Other work spaces were designed hotel-style, inviting employees who aren’t normally based there to work for a day or longer period of time with space to store belongings and hook up technology.

Work cafe

The center of the building is a large work cafe with a variety of amenities and seating options.

“We wanted it to be a coffee shop feel where people could get away from their desks a little bit,” Harp said.

A long table sits near the entry, with space to plug in, work or meet in a larger group.

Small round tables create a sense of community.

Two-person booths are designed for a quick lunch or meeting with a co-worker.

Along the back of the work cafe, larger and more private booths are more enclosed.

“On the fringe, it’s more casual collision open space, and as you get in further, there are more private areas to be seated at if you don’t want to be completely exposed,” Young said.

A wall-size whiteboard opens up to expand the company’s training room and has been used to communicate and encourage employees to share messages related to Interstates’ culture.

Interstate Office Products was “a full part of the team from start to finish,” Harp said. “I don’t think we could have pulled off the timing and everything we did without them involved throughout the process.”

Crumrine agreed.

“We broke ground and moved in a year later, and for commercial construction that’s fairly quick, and it went super smooth with them on the team,” he said. “Their ability to listen and give us options that met these new needs was super helpful.”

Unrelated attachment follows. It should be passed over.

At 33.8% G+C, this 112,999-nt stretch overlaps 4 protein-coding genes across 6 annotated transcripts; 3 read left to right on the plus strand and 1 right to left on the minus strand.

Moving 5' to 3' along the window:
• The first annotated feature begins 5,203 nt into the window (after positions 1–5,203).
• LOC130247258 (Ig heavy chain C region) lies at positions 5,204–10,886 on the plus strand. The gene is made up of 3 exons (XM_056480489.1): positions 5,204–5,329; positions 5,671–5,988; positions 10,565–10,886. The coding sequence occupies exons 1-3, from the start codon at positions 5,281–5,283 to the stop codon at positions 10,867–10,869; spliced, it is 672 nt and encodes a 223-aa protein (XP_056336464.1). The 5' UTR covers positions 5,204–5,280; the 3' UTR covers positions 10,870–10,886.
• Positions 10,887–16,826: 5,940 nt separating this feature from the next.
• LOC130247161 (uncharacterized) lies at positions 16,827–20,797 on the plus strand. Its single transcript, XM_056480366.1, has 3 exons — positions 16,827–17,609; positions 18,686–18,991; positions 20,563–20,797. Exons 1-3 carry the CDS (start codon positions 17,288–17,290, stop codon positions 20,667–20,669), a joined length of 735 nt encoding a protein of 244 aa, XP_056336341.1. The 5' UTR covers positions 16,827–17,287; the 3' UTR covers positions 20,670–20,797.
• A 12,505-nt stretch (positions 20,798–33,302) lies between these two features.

It’s a valued relationship that will continue, Harp said.

“They do a great job across our locations,” he said. “They’re typically involved in some manner, and they’re fast to respond to issues and help us a lot in our design process. If we’re working on a new office location, we can always bring them in to do a quick furniture test fit, and we really appreciate the support they give us.”

To learn more about how Interstate Office Products can meet your office needs, visit i-o-p.com or call 605-339-0300.

Inside the ultimate open office

The goal was this: Create an office environment that allows employees to do their best work. And thanks to a willingness to change the way they think about how an office is designed and functions, Interstates has moved into a new building that is fulfilling its vision.